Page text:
Three steps for self-love through nutrition

By Roufia Payman, DT, CDN  |  2/26/2019

If you could do a few little things today to be healthier, I have three tips: eat five cups of vegetables every day, drink more water and really be mindful of what you eat. To love your heart, you need to eat better.

Eat Vegetables. Vegetables are your best friend. Buy cauliflower, zucchini, Brussel sprouts, spinach, kale, swiss chard and carrots. Rice cauliflower is the best thing that has ever been invented. It is so good for you, very convenient because you buy it frozen and fills you up.  

You want to jazz up your vegetables. Plain zucchini might not sound appetizing. Add shallots, garlic, fresh lime or lemon juices. It changes the taste. Be brave. Use herbs and spices in place of salt and butter to make your vegetables taste good. 

Another easy way to get your five cups of vegetables is to eat more salads. Swap out the bag of pretzels or the fries with your burger for a healthy salad. 

Drink Water. Don't drink fruit juices, soda or sports drinks. Water is the best for you. If you don't have congestive heart failure, you should drink 64 ounces of water per day. When you feel you are hungry, 90 percent of the time you are dehydrated.

Even alcohol turns into fat around your abdomen, which is the worst kind of fat in terms of risk for heart disease and diabetes. Limit yourself to two drinks a week max.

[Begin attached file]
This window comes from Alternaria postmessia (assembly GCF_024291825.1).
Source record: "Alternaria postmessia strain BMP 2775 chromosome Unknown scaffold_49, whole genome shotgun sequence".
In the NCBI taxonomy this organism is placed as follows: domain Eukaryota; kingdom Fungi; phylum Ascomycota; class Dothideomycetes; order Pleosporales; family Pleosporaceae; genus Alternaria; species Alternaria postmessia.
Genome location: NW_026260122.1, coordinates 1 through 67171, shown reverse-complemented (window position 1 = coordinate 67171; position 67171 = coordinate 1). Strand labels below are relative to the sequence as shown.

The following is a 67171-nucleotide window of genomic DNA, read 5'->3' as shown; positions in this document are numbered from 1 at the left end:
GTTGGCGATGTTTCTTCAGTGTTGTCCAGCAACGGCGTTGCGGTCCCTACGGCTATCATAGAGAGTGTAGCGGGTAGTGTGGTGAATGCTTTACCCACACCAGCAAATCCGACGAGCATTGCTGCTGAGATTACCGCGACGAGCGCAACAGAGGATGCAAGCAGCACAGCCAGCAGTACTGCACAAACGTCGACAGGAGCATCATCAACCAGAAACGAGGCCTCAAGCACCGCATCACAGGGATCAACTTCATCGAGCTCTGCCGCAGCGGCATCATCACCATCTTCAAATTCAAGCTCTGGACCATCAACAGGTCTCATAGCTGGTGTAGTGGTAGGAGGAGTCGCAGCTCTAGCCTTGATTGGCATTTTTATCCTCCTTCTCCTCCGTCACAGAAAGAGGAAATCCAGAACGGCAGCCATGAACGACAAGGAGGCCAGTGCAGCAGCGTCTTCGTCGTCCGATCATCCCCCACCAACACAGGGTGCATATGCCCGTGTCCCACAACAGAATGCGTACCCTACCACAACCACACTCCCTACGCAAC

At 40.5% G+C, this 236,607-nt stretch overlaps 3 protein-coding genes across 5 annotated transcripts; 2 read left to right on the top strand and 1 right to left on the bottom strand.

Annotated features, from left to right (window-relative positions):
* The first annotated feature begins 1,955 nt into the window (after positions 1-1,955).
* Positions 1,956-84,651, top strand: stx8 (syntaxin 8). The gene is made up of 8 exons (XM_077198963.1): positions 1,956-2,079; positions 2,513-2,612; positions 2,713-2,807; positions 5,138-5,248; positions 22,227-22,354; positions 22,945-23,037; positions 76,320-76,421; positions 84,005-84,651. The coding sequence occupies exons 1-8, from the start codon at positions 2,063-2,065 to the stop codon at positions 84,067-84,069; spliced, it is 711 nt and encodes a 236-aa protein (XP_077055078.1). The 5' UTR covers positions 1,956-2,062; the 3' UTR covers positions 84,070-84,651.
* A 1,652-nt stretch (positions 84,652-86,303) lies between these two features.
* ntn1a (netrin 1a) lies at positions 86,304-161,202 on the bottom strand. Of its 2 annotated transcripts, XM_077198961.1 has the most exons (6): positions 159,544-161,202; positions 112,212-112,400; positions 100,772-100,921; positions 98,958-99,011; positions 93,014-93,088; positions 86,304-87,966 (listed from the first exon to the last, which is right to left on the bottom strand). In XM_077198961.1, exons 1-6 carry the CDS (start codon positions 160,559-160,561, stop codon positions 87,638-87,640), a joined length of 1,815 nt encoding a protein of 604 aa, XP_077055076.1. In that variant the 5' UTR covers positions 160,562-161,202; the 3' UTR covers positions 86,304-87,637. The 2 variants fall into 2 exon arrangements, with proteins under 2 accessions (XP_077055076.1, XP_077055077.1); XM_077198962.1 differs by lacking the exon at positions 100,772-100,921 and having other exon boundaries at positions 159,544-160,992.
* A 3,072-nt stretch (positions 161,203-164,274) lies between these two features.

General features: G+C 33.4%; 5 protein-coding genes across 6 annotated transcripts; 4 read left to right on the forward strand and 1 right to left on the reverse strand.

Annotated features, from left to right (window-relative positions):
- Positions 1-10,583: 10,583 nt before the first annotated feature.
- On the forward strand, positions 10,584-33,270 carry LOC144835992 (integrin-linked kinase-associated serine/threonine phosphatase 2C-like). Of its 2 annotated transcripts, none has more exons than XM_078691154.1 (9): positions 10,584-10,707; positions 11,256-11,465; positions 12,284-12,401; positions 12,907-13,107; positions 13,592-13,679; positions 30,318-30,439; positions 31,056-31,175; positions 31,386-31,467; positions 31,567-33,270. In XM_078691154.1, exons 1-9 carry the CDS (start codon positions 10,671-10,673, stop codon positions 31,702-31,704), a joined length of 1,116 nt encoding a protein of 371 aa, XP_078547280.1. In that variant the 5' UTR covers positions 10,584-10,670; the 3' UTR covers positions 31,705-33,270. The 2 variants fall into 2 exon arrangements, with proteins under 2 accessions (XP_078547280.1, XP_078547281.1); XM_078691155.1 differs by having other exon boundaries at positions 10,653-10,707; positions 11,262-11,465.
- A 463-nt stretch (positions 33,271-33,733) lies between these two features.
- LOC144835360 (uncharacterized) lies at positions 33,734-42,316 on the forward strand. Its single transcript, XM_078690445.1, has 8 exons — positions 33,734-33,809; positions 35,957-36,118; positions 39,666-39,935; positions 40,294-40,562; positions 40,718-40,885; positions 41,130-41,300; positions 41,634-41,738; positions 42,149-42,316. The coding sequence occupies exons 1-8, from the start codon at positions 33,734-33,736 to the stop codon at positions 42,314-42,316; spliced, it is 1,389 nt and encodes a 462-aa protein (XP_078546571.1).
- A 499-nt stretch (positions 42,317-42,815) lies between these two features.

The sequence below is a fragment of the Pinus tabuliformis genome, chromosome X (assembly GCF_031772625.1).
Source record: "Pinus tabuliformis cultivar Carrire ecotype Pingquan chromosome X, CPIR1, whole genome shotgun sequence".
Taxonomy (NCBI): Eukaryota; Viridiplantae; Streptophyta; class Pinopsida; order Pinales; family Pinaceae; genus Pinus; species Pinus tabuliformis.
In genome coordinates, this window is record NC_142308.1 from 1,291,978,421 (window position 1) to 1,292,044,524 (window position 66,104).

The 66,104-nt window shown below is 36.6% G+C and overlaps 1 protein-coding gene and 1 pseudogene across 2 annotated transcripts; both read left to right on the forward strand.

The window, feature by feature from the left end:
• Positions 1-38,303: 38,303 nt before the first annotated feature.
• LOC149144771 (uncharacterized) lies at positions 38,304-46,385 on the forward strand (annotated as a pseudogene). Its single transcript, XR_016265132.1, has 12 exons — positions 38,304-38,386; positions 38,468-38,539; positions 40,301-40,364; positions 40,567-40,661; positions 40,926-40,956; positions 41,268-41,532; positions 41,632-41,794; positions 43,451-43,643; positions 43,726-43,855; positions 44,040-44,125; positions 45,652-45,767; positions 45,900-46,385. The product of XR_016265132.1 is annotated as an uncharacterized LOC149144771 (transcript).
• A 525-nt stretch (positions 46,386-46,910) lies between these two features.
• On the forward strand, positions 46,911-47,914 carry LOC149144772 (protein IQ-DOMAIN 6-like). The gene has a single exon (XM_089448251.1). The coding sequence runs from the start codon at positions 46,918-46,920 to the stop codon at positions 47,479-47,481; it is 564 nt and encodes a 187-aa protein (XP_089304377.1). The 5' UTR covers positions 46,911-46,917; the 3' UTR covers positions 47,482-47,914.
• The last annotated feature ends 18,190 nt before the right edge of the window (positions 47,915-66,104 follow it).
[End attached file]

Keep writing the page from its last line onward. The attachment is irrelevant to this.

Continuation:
Be mindful. My favorite food on the planet is nuts. However, as good as they are for you, a cup of nuts has 800 calories. If you eat 100 extra calories a day, you gain a pound a month, 12 pounds in a year and in three years, you are up 36 pounds. Belly fat is a killer. It leads to prediabetes, diabetes and heart disease, especially if you have bad genetics.

Think about what you eat on a daily basis. Read labels. Research the ingredients. Box cereal terrible for you. Meanwhile, breakfast is the most important meal of the day. High fructose corn syrup is the No. 1 worst thing for you. Get some healthy protein to start your day, such as steel cut oats or an omelet with leafy greens. 

Moderation is key. You can avoid putting on that extra weight with portion control. Did you know a regular bagel is five slices of bread? I get it. You love them. So scoop out the middle and only eat one a month. 

Even when we eat the good things, like brown rice and fruit, we eat too much. We have portion distortion in this country. Quinoa, millet and farro are good whole grains. But look at serving sizes. Look at the grams of carbohydrates. Too much of a good thing is not good either. 

Eating healthy shouldn't be such a big deal. It is easy. Cooking for yourself and taking the time to eat healthy foods is self-love. 

Roufia Payman is supervisor of outpatient  Nutritional Counseling at Northern Dutchess Hospital in Rhinebeck. She also co-teaches a Diabetes Prevention Program, a no-cost 16-week workshop for adults at risk of type 2 diabetes. Call 845-871-3600 for more information.